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April 24, 2013

Lead in Imported Rice Study Retracted: Is It Safe to Eat?

After conflicting findings from an outside testing facility, the research has been nullified.

Lead has been removed from almost all consumer products, from paint to gasoline, because of its known harmful effects on the human body.

This is why when a report came out indicating that rice from many countries from China to Taiwan and even some sourced from Europe were contaminated with lead levels far above safety standards set by the Food and Drug Administration, it turned heads. The study indicated that children could be exposed to 30-60 times the safe levels, while adults could be consuming 20-40 times the FDA set safe levels.

The first author of the study implicating that lead was prevalent in rice supplies released a statement on April 19. Dr. Tsanangurayi Tongesayi admitted he was having an “issue” with his measuring instruments and recalled his paper.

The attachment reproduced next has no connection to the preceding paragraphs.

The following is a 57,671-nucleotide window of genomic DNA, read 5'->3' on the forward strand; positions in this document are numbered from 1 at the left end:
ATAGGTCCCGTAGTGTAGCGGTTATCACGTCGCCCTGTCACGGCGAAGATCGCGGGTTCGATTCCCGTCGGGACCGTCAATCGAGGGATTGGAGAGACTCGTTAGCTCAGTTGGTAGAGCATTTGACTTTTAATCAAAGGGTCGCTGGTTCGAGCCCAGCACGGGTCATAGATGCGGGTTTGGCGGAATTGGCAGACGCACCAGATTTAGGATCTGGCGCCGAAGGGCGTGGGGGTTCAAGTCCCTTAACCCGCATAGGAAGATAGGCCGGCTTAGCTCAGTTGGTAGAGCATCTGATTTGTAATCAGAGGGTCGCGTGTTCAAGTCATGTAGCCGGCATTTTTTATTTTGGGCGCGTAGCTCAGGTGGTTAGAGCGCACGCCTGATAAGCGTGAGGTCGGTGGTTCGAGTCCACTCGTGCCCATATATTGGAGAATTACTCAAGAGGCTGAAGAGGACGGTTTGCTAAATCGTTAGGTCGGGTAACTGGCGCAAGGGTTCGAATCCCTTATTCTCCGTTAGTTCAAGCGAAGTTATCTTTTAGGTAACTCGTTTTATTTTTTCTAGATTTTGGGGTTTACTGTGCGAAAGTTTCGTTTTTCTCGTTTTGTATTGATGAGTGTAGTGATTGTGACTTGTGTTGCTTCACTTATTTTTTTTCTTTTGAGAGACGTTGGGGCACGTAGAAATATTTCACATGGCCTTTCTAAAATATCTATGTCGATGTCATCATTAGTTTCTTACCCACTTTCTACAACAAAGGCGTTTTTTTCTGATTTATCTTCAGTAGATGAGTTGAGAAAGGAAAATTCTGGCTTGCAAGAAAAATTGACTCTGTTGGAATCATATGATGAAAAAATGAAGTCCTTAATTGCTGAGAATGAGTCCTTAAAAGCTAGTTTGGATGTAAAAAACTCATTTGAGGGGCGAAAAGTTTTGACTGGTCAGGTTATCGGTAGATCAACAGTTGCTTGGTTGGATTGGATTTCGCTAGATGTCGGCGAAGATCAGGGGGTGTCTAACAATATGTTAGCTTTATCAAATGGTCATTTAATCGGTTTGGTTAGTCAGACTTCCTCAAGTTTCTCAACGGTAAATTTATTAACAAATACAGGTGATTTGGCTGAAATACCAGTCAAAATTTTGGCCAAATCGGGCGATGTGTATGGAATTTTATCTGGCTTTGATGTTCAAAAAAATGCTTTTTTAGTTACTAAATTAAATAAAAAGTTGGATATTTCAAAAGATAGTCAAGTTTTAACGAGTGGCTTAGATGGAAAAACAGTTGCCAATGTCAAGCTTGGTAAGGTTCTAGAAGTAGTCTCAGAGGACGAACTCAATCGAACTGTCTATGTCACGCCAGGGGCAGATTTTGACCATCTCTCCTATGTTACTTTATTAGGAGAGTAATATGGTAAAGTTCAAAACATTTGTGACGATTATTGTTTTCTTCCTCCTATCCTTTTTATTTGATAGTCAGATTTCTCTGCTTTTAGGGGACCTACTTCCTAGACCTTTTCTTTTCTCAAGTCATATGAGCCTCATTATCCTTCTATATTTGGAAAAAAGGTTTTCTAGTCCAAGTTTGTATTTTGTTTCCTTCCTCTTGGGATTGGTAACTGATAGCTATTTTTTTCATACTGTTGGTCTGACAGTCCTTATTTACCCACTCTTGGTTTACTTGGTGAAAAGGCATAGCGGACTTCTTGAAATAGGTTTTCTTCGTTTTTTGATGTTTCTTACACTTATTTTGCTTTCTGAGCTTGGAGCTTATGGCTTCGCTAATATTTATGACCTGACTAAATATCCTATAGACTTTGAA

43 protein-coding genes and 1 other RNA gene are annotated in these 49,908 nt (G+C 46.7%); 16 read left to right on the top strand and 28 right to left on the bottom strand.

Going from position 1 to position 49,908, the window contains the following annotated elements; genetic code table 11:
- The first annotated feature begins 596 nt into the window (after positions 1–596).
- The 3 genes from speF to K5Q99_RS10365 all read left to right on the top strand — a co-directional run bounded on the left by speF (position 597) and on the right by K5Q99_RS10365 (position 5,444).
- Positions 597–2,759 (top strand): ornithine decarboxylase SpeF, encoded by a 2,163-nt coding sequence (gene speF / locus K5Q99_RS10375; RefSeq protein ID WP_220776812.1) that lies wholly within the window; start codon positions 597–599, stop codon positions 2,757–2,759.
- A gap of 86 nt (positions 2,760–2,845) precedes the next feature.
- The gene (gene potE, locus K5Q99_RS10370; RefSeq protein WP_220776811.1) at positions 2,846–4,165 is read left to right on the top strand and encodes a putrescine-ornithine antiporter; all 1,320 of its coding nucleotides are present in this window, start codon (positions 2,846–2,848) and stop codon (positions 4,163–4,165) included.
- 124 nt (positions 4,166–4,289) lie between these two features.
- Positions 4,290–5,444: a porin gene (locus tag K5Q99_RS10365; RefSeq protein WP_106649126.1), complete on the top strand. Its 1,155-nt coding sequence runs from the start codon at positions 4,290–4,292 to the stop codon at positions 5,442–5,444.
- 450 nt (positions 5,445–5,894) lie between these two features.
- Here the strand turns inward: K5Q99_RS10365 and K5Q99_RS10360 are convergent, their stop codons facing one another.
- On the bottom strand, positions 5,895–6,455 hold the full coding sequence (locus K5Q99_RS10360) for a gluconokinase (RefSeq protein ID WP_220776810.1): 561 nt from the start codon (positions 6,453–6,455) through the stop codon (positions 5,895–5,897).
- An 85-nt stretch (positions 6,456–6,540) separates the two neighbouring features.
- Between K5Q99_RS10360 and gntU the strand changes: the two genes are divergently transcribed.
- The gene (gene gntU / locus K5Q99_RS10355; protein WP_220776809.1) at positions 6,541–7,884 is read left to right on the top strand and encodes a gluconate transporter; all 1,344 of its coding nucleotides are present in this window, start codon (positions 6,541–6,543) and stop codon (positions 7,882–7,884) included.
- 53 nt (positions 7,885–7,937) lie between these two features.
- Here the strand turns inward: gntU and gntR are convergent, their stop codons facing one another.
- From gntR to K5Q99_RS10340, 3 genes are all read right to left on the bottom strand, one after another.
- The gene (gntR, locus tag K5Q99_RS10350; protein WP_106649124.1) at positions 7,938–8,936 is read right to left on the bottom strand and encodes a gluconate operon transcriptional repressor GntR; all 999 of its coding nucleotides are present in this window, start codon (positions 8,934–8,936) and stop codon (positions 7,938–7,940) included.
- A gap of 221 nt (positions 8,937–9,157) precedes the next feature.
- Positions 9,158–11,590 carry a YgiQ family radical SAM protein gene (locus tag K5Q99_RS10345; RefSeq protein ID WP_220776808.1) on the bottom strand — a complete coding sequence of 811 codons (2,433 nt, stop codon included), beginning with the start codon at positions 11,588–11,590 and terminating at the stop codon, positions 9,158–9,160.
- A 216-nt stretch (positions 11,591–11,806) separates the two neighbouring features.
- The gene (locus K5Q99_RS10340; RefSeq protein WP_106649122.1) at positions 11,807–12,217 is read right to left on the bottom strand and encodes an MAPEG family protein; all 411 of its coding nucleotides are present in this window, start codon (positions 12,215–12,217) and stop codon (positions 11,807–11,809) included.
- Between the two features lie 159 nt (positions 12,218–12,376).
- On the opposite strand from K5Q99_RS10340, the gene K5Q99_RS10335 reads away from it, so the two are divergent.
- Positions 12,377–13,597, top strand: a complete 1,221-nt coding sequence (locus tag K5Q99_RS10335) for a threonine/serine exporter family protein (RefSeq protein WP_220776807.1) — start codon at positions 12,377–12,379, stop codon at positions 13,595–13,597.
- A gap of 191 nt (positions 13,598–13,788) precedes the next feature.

Rice is grown in fields flooded with water and the plants readily absorb metals that are present in the water source.

Dr. David Janow, a world leading expert in rice processing and agriculture, and advisor to the FDA, said “The absorption of lead in translators has always been a challenge. While there are polluted places in the world where rice fields exist, the standards and technologies to ensure excellent products can be trusted. We recently created a technology which ensures that 50-70 percent of heavy metal residue can be removed. Blanket statements about not trusting “rice from Asia;” a continent that makes up 8.7 percent of the earth’s surface, is not a responsible scientific statement.”

Dr. Tongesayi, who published the original findings made a statement after the rice samples were tested by an outside company using a different method.

The results from one of the places we had sent our samples just came in and all levels are less that 1 ppm using a different method even though XRF results from another lab still gave high values in the ppm range,” said Dr. Tongesayi. “Because of the conflicting results, I will be recalling our accepted paper.” rice.htm#WwkskzD2UM09CZ80.99